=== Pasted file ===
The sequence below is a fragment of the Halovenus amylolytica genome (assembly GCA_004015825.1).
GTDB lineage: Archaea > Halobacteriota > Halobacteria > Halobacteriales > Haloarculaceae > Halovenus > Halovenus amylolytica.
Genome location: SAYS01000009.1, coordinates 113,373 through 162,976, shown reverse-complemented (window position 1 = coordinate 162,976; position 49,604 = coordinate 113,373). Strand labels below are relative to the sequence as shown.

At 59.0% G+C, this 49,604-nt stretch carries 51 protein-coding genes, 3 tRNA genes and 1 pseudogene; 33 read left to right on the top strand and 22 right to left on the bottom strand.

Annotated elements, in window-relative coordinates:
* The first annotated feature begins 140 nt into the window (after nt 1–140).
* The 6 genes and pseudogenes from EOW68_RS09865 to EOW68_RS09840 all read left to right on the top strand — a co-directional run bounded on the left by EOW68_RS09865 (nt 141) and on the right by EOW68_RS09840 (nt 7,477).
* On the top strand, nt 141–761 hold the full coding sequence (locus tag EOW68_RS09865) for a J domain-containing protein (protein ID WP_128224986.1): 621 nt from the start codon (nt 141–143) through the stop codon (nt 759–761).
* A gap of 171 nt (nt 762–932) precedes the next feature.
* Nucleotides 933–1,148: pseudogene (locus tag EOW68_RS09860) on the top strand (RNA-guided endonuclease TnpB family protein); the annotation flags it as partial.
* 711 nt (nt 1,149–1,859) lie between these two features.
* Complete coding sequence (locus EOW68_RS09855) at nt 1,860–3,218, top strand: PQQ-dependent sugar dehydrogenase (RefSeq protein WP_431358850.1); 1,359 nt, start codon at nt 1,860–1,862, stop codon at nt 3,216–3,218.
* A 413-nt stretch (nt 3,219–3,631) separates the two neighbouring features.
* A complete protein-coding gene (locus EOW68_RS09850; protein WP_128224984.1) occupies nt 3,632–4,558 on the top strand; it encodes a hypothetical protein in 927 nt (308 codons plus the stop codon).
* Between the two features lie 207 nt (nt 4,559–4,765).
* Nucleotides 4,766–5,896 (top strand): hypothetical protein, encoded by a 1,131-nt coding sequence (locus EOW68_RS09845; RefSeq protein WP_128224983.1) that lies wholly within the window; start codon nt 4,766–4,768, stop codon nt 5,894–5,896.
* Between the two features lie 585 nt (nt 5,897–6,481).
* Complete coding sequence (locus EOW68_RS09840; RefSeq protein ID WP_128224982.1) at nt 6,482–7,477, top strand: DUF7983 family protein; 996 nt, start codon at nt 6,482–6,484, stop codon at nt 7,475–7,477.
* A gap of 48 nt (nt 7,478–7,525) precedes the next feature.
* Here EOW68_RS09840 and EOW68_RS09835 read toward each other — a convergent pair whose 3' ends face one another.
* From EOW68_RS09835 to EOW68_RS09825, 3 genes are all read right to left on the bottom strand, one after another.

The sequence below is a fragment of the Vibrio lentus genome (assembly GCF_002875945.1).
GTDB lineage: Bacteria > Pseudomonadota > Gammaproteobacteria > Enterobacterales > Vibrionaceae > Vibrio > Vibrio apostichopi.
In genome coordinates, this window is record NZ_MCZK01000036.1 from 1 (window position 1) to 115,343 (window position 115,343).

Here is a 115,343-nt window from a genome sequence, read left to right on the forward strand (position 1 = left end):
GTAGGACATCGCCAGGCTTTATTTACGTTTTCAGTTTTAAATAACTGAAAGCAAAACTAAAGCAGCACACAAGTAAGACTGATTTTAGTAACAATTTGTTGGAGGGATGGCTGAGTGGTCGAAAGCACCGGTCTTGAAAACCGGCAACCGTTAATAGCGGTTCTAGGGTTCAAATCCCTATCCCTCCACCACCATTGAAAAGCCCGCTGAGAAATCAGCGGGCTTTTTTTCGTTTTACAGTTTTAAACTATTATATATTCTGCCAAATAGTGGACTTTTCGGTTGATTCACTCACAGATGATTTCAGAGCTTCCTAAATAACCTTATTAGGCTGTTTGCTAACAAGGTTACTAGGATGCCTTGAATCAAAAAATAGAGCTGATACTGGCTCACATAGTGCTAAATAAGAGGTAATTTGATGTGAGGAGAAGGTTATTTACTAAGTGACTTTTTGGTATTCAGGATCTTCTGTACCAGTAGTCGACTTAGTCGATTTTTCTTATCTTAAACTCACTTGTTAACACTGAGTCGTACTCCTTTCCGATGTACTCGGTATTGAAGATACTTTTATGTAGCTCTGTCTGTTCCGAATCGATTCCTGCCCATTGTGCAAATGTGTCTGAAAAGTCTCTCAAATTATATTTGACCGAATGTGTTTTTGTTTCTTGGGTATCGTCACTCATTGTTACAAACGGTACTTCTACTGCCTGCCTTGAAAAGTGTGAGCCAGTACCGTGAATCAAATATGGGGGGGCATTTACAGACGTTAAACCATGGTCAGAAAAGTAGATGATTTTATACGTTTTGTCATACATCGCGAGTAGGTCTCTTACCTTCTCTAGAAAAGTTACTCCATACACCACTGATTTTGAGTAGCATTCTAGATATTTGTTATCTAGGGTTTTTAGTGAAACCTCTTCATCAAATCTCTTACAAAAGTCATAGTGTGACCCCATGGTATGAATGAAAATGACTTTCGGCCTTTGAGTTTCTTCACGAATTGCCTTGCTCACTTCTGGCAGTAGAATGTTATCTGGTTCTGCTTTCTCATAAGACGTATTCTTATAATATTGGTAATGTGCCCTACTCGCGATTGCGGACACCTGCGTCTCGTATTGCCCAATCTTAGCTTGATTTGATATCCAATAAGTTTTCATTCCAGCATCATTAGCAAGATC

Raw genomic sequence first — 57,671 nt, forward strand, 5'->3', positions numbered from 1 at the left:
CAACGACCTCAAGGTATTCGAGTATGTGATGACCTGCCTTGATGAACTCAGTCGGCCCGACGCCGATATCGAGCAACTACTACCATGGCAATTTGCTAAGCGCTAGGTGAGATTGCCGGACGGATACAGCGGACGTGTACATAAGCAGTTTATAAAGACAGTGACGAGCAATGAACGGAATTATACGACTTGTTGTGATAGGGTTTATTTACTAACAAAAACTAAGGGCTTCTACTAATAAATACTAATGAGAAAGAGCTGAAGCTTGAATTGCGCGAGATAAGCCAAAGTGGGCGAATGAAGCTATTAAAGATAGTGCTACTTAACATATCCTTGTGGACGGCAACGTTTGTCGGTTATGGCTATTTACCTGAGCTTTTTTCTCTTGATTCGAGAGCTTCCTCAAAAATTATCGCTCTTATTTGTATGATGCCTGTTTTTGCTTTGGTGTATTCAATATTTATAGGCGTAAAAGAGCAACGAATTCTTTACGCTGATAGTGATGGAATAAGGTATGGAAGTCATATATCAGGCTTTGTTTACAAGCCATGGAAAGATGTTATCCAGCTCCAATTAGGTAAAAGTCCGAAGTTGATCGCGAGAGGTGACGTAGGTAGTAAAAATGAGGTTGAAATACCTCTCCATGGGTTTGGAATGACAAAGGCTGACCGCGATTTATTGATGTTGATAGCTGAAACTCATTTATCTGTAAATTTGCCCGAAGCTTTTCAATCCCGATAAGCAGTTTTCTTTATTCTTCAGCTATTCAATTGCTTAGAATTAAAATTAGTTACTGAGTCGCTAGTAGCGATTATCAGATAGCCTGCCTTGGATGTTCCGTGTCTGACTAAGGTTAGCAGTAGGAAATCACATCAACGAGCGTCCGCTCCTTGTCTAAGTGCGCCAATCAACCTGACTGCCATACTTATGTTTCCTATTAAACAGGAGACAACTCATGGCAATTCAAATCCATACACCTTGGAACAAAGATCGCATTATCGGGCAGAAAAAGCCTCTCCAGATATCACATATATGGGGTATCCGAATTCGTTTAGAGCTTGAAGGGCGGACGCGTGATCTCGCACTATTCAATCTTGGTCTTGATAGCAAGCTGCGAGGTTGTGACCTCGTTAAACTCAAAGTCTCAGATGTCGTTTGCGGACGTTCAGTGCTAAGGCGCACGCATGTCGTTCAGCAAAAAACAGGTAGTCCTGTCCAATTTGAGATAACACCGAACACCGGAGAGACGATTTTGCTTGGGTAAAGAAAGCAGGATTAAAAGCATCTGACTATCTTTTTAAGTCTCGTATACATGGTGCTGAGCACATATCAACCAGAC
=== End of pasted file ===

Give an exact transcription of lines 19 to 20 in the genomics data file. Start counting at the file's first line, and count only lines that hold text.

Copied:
* A gap of 48 nt (nt 7,478–7,525) precedes the next feature.
* Here EOW68_RS09840 and EOW68_RS09835 read toward each other — a convergent pair whose 3' ends face one another.